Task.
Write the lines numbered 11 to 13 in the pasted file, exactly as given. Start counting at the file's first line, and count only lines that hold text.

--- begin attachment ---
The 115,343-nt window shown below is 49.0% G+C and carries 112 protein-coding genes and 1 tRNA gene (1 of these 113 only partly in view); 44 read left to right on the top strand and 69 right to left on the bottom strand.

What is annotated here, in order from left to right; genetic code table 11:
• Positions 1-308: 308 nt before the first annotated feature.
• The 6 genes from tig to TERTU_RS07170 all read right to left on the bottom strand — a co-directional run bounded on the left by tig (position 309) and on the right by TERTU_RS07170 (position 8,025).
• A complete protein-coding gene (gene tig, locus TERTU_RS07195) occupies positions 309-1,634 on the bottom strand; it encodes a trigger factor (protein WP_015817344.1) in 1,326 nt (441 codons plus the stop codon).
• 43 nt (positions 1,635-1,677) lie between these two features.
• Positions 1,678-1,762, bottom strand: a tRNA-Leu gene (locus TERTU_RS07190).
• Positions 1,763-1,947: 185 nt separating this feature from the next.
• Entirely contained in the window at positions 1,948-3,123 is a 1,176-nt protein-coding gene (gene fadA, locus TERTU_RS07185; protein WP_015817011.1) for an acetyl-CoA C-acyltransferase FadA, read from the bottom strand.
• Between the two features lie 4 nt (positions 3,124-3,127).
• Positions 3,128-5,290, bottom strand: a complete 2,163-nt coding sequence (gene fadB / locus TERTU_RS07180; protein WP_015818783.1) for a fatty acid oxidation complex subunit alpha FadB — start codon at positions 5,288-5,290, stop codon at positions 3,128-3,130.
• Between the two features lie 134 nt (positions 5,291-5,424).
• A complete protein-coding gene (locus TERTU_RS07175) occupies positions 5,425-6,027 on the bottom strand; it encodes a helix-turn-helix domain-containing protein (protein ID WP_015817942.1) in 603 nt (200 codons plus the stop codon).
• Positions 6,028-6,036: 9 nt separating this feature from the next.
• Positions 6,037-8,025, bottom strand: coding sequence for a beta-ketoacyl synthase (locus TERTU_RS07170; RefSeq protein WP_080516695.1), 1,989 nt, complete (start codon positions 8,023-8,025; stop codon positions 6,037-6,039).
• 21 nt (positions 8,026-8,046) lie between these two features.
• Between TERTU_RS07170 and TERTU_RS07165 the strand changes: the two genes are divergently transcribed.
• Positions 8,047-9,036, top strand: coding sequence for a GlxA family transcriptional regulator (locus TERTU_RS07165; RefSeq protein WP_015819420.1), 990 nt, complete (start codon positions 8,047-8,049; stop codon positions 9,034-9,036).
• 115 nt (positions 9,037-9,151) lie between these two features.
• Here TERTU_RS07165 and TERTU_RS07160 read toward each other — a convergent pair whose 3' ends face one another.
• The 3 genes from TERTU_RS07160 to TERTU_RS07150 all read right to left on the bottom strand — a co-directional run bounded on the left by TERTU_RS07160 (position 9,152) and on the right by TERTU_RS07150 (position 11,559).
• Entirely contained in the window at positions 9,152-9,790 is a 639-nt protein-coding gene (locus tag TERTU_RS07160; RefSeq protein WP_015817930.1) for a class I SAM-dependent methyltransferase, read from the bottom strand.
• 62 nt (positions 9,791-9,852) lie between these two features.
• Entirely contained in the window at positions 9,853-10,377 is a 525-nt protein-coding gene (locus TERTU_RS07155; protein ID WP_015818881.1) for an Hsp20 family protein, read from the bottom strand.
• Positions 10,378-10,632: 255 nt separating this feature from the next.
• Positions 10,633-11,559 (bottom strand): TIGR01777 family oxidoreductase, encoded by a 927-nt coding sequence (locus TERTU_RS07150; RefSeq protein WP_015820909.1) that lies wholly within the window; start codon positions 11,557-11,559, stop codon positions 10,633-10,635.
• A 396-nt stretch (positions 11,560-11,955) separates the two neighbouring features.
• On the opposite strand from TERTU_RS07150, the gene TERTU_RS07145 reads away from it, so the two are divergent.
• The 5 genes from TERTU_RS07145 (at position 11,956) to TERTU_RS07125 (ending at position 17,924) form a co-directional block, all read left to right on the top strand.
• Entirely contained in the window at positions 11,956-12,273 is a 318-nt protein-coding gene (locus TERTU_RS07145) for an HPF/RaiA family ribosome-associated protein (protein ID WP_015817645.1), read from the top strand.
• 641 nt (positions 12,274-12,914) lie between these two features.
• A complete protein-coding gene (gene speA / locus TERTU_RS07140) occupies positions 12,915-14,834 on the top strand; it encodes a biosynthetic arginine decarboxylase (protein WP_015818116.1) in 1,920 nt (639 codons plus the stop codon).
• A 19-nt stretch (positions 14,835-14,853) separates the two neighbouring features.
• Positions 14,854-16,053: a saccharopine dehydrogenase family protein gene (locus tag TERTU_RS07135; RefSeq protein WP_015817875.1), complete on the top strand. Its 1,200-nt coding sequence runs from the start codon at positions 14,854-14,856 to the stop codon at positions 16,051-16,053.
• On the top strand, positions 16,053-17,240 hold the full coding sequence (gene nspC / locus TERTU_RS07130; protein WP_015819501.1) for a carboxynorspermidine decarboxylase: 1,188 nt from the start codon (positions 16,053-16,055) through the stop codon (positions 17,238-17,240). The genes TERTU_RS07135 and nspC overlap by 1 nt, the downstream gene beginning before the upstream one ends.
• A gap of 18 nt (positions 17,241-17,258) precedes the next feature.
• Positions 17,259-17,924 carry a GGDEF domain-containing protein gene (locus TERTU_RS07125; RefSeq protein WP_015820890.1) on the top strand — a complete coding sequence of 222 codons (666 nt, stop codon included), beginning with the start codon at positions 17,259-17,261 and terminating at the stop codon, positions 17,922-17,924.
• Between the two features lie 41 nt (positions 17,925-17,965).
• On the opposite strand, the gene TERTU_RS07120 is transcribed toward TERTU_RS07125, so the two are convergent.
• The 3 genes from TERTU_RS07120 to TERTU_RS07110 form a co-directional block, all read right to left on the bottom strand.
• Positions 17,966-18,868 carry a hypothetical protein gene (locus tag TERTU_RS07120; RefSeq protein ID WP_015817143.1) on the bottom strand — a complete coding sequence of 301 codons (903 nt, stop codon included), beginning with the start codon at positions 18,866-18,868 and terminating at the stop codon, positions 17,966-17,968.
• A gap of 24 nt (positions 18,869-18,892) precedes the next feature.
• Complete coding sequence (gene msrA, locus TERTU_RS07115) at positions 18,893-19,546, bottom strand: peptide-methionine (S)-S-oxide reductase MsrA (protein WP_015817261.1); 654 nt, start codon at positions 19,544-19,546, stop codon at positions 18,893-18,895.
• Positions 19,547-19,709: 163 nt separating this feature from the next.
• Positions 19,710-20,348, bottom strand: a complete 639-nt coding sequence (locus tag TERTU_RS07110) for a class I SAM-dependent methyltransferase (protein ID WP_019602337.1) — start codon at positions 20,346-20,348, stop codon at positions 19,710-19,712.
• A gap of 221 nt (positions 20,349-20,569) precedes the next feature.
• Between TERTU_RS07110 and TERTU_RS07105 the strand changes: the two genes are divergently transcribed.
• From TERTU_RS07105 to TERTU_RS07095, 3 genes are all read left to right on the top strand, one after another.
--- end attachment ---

• Positions 3,128-5,290, bottom strand: a complete 2,163-nt coding sequence (gene fadB / locus TERTU_RS07180; protein WP_015818783.1) for a fatty acid oxidation complex subunit alpha FadB — start codon at positions 5,288-5,290, stop codon at positions 3,128-3,130.
• Between the two features lie 134 nt (positions 5,291-5,424).
• A complete protein-coding gene (locus TERTU_RS07175) occupies positions 5,425-6,027 on the bottom strand; it encodes a helix-turn-helix domain-containing protein (protein ID WP_015817942.1) in 603 nt (200 codons plus the stop codon).